United Methodist Church, General Board of Church and Society.


New Report - Drug Courts: A Review of the Evidence
Dear Friend,

The Sentencing Project is pleased to announce the publication of a new report, Drug Courts: A Review of the Evidence
[ ],
assesses the impact of the drug court movement.
their introduction in 1989, drug courts have received a significant amount of
attention by practitioners, policymakers, and the general public. Originally conceived
as an alternative to
incarceration for persons convicted of low-level drug offenses, there are now
more than 1,600 drug courts nationally, covering all 50 states. Many of these programs
have broadened their
eligibility requirements to grant more individuals access to treatment rather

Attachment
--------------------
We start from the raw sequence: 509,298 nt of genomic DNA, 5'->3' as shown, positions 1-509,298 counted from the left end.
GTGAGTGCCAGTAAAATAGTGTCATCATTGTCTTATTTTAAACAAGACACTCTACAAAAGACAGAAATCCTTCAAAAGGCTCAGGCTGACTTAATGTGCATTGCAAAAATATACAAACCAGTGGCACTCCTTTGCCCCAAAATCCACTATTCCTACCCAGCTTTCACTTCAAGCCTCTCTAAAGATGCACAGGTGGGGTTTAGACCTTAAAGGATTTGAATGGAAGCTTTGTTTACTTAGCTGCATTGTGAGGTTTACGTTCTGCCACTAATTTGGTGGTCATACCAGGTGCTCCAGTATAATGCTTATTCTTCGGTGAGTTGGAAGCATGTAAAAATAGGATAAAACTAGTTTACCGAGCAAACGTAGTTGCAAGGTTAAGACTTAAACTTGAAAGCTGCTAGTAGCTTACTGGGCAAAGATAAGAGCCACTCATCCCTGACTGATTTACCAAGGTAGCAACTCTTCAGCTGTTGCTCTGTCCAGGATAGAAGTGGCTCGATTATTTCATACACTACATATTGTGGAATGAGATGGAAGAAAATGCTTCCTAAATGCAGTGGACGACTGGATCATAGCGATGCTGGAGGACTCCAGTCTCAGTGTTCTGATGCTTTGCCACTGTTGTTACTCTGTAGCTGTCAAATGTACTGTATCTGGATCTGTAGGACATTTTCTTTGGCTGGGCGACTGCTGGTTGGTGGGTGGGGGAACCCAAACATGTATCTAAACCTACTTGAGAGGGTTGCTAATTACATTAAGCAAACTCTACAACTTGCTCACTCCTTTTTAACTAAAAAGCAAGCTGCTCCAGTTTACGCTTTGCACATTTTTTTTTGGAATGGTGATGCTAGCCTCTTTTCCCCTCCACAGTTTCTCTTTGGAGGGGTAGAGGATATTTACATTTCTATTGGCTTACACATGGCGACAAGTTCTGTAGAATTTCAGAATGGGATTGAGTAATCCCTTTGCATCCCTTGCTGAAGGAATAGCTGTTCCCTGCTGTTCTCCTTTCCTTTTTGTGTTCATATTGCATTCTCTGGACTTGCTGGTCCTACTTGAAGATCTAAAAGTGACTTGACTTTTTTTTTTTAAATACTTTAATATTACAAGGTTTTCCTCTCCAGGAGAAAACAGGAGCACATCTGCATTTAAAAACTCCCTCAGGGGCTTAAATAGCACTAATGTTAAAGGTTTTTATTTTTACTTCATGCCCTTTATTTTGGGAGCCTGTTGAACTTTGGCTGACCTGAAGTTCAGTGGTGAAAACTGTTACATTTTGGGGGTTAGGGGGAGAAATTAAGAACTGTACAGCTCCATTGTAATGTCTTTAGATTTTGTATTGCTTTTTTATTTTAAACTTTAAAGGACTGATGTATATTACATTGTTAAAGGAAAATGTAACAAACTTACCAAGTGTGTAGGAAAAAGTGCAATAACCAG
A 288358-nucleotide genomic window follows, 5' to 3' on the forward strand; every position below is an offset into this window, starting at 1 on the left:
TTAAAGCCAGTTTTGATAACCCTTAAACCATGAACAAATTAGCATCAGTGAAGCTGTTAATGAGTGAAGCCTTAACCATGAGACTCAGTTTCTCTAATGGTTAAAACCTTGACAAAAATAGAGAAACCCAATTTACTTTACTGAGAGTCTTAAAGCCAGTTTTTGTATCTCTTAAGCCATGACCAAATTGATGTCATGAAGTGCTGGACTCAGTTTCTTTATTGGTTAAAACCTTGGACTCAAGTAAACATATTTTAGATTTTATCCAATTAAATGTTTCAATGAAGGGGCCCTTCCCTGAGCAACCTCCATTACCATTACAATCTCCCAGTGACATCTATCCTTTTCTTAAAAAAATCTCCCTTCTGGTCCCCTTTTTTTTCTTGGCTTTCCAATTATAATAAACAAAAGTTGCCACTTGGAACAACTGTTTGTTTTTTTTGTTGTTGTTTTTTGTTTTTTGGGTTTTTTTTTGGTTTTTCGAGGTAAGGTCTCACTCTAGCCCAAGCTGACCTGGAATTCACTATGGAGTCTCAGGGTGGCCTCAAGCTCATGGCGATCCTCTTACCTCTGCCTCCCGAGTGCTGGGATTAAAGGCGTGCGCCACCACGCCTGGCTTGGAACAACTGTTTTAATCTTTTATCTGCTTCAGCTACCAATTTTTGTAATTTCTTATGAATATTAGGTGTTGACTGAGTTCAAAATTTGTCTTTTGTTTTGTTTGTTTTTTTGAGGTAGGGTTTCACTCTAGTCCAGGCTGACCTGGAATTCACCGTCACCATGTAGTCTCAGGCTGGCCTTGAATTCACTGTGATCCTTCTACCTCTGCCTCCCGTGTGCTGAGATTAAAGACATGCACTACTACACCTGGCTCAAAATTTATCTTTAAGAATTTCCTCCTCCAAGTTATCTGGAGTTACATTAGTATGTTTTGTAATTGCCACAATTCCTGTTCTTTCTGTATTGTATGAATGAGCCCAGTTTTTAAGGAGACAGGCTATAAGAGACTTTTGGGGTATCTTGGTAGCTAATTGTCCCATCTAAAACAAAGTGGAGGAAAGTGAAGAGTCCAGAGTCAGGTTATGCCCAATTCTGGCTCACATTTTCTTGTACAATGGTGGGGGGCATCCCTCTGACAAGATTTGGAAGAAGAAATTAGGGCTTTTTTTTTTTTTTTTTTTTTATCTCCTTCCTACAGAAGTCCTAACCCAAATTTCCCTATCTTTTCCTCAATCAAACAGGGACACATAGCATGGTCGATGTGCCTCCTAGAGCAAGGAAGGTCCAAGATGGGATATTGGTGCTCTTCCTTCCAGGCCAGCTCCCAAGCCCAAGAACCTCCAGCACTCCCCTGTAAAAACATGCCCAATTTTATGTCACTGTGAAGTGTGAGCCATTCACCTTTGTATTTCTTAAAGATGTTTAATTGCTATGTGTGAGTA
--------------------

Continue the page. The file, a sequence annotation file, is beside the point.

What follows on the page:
than incarceration. In the two decades
since their launch, a substantial body of literature has been established
evaluating drug court efficacy in regard to reducing recidivism and criminal
justice costs.
mark the 20-year anniversary of the modern drug court, The Sentencing Project
surveyed a wide-range of research to outline general findings on the operation
and efficacy of drug courts, and to highlight benefits and potential
concerns.  Overall, we find that:

* Drug courts have
generally been demonstrated to have positive benefits in reducing
* Evaluations of the
cost-effectiveness of drug courts have generally found benefits through
reduced costs of crime or incarceration.
* Concern remains
regarding potential "net-widening" effects of drug courts by drawing in
defendants who might not otherwise have been subject to arrest and
hope you find this report [ ]
useful in your work.
-The Sentencing Project